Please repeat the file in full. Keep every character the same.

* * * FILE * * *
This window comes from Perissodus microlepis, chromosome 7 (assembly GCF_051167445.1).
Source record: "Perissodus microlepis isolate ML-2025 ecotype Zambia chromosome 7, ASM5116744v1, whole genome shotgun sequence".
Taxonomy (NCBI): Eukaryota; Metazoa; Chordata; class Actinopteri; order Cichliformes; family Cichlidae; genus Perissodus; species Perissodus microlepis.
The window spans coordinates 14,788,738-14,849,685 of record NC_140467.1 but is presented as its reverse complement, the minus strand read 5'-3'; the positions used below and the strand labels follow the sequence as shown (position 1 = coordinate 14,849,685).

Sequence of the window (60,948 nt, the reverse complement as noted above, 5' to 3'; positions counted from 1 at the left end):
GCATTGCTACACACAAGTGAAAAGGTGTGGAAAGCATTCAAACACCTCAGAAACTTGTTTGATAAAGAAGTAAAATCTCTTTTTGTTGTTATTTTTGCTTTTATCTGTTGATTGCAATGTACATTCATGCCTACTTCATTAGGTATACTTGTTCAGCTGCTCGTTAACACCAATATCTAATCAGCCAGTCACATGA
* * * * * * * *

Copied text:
This window comes from Perissodus microlepis, chromosome 7 (assembly GCF_051167445.1).
Source record: "Perissodus microlepis isolate ML-2025 ecotype Zambia chromosome 7, ASM5116744v1, whole genome shotgun sequence".
Taxonomy (NCBI): Eukaryota; Metazoa; Chordata; class Actinopteri; order Cichliformes; family Cichlidae; genus Perissodus; species Perissodus microlepis.
The window spans coordinates 14,788,738-14,849,685 of record NC_140467.1 but is presented as its reverse complement, the minus strand read 5'-3'; the positions used below and the strand labels follow the sequence as shown (position 1 = coordinate 14,849,685).

Sequence of the window (60,948 nt, the reverse complement as noted above, 5' to 3'; positions counted from 1 at the left end):
GCATTGCTACACACAAGTGAAAAGGTGTGGAAAGCATTCAAACACCTCAGAAACTTGTTTGATAAAGAAGTAAAATCTCTTTTTGTTGTTATTTTTGCTTTTATCTGTTGATTGCAATGTACATTCATGCCTACTTCATTAGGTATACTTGTTCAGCTGCTCGTTAACACCAATATCTAATCAGCCAGTCACATGA